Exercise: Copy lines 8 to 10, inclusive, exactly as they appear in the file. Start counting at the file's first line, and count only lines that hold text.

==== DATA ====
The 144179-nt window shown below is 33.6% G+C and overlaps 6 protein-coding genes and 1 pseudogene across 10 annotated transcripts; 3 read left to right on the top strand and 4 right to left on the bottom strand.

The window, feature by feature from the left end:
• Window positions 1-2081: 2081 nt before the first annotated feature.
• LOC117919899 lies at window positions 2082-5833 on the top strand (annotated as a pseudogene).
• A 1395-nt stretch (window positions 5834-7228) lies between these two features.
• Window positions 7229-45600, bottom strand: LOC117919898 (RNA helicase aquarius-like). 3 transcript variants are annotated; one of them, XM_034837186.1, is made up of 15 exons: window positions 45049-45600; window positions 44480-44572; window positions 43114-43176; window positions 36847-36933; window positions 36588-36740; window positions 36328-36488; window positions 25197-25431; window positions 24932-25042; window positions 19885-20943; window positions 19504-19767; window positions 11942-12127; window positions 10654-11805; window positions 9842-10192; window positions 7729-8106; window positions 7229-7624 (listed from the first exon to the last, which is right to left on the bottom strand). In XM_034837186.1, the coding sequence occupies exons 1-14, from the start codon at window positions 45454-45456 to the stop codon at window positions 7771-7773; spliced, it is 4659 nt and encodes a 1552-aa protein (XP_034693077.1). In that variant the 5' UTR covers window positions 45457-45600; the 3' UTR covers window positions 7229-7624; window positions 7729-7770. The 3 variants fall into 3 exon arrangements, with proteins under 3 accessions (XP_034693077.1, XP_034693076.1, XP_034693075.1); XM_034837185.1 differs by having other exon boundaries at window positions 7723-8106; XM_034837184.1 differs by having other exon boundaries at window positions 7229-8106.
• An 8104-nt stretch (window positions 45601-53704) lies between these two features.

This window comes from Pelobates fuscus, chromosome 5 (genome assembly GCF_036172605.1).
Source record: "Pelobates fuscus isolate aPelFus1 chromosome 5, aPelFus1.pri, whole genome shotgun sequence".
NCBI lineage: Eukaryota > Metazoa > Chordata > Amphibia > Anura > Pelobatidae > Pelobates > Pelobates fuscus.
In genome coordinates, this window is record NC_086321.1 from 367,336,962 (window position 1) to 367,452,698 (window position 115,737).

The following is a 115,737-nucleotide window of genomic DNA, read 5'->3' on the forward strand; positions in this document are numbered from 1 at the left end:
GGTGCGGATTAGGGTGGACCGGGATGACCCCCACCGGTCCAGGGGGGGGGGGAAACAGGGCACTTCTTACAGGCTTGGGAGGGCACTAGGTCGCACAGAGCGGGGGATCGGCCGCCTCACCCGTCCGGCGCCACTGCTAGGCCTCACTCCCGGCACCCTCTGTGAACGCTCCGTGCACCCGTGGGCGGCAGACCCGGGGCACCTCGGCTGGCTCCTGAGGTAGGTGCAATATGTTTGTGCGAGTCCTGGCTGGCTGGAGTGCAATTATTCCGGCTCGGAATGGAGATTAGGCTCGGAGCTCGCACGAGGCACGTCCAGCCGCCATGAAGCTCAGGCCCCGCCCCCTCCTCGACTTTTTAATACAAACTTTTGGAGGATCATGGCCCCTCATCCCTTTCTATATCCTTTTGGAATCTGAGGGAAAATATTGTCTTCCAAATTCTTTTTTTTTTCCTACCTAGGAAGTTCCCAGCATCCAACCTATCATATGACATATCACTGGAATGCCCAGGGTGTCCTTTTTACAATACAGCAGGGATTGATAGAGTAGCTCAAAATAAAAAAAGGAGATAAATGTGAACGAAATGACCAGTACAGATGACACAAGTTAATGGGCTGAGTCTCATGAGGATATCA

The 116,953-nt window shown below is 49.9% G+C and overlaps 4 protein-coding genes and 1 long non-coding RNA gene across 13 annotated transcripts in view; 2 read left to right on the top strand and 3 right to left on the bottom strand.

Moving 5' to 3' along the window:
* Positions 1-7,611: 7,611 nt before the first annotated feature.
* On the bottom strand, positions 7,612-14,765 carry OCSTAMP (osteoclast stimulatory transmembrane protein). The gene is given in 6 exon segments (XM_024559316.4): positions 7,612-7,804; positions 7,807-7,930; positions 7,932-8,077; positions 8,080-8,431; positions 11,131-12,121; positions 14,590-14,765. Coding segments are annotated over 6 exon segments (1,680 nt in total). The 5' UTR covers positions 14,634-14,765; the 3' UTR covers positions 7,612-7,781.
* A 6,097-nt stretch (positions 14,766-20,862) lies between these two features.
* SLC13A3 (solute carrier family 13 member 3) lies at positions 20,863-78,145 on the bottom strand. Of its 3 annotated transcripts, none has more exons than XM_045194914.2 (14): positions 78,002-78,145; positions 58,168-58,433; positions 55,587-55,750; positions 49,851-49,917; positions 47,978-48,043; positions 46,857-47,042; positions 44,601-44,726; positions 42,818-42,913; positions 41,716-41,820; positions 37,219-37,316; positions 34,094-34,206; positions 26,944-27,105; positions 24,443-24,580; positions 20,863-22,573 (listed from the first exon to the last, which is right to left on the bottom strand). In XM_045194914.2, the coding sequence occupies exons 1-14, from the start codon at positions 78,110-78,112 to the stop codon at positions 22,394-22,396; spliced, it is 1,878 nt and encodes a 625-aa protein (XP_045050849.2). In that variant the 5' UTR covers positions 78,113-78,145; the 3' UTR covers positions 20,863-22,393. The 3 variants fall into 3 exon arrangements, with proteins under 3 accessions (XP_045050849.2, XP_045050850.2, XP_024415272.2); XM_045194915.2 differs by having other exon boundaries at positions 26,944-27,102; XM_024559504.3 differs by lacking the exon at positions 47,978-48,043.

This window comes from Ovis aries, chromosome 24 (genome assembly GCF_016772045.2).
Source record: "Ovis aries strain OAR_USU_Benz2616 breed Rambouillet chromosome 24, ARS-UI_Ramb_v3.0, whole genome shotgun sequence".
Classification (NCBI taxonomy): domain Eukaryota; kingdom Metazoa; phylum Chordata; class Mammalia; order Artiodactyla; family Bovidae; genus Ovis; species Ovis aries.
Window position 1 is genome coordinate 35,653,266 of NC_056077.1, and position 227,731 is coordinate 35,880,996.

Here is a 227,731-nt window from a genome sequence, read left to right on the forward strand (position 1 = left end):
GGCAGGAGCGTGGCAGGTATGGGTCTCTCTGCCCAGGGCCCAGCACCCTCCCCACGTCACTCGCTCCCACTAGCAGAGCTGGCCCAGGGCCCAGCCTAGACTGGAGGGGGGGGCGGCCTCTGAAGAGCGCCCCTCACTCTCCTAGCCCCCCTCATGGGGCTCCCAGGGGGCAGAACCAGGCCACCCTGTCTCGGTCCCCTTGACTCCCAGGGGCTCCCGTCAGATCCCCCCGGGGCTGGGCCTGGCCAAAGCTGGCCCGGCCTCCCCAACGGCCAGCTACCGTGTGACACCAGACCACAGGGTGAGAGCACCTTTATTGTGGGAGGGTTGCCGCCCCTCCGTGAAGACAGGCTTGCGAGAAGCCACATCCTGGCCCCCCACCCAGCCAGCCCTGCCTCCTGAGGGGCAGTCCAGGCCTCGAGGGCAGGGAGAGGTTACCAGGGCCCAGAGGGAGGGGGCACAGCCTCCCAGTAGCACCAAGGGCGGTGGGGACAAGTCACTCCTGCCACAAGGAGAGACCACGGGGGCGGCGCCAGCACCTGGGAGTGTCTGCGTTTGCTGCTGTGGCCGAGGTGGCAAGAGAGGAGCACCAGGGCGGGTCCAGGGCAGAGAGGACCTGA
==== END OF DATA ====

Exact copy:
This window comes from Pelobates fuscus, chromosome 5 (genome assembly GCF_036172605.1).
Source record: "Pelobates fuscus isolate aPelFus1 chromosome 5, aPelFus1.pri, whole genome shotgun sequence".
NCBI lineage: Eukaryota > Metazoa > Chordata > Amphibia > Anura > Pelobatidae > Pelobates > Pelobates fuscus.